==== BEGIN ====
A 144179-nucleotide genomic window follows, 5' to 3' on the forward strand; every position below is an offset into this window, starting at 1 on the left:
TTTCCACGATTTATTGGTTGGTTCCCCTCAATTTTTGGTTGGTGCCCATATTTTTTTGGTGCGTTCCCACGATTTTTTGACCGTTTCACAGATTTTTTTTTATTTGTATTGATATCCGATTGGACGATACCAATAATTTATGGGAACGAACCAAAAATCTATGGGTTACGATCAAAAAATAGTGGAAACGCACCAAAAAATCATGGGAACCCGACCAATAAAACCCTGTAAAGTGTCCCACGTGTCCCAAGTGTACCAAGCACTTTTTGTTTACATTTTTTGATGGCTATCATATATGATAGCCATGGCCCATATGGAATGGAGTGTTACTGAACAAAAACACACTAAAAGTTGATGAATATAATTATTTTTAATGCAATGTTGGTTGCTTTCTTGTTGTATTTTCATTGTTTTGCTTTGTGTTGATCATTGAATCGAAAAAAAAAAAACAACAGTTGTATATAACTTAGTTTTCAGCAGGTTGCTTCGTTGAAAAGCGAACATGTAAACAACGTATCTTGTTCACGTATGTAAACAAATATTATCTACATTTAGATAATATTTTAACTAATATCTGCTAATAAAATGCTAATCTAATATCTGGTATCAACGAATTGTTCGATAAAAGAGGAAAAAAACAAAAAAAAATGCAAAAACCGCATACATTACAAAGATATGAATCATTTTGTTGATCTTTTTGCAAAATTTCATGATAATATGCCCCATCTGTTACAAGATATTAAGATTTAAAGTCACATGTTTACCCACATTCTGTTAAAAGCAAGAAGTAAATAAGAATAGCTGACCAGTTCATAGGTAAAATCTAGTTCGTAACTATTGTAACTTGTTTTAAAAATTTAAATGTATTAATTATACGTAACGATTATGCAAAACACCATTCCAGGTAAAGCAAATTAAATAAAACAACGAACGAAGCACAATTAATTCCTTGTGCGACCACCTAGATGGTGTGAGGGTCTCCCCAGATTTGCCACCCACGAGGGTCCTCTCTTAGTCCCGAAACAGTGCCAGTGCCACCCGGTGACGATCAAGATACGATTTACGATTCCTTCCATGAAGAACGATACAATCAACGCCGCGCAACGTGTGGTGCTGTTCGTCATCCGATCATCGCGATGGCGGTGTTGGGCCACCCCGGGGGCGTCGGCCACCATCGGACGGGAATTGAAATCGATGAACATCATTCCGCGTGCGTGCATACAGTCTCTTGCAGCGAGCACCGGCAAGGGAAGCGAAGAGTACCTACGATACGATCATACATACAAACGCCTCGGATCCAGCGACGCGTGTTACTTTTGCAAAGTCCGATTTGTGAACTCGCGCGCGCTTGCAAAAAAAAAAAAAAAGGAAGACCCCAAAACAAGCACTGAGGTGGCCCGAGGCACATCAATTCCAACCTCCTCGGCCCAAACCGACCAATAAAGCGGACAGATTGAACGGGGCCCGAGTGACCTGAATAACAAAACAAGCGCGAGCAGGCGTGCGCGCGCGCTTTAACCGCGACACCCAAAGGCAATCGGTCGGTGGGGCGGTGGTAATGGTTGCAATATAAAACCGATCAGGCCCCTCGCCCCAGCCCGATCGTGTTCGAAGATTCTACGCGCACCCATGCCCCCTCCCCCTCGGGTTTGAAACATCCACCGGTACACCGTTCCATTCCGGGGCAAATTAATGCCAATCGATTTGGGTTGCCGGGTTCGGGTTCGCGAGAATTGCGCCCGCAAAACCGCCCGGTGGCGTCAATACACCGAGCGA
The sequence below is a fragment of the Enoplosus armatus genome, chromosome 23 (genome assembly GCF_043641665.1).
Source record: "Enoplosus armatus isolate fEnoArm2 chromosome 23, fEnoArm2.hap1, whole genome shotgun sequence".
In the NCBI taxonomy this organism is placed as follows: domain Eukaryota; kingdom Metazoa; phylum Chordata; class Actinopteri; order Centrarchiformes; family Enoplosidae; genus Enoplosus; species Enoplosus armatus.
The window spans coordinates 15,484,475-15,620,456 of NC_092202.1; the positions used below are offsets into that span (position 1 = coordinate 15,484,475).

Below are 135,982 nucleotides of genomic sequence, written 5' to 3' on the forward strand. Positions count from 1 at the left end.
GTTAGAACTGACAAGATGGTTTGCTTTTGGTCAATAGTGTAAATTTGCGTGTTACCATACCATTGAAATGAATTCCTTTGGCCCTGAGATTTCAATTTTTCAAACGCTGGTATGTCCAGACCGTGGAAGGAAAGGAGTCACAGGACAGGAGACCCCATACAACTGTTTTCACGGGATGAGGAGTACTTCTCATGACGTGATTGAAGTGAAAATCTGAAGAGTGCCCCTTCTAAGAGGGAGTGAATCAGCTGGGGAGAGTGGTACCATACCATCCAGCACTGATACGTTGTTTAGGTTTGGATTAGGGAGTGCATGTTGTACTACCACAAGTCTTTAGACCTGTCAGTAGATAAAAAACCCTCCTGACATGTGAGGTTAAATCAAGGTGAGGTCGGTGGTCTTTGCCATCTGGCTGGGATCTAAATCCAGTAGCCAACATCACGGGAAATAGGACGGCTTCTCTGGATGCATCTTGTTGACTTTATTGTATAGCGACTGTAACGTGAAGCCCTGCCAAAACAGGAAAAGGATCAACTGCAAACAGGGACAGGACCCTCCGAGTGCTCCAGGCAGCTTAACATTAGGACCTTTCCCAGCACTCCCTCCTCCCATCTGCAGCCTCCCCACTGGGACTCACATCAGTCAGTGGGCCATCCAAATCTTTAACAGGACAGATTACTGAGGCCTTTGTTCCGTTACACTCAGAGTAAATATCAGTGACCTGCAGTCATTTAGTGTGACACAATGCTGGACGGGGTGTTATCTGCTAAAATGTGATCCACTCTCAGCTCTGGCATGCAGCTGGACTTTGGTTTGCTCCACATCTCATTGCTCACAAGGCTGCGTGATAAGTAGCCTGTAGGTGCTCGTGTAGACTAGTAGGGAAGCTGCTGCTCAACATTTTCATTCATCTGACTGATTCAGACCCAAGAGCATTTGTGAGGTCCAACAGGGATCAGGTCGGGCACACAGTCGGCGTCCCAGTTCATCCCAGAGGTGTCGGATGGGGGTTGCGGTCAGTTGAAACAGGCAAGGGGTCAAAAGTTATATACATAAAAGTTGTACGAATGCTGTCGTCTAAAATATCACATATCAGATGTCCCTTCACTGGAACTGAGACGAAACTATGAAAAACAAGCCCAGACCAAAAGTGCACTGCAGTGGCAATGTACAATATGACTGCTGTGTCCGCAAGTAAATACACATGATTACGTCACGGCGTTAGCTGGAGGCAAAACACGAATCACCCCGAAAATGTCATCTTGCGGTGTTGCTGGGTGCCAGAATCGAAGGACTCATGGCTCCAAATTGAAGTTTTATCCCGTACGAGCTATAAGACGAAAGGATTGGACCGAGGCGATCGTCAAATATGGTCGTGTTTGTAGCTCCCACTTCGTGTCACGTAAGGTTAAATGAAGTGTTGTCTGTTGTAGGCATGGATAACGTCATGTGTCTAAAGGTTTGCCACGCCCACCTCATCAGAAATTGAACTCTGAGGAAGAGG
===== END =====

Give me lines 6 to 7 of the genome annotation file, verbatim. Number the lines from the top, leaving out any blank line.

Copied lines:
The window spans coordinates 15,484,475-15,620,456 of NC_092202.1; the positions used below are offsets into that span (position 1 = coordinate 15,484,475).

Below are 135,982 nucleotides of genomic sequence, written 5' to 3' on the forward strand. Positions count from 1 at the left end.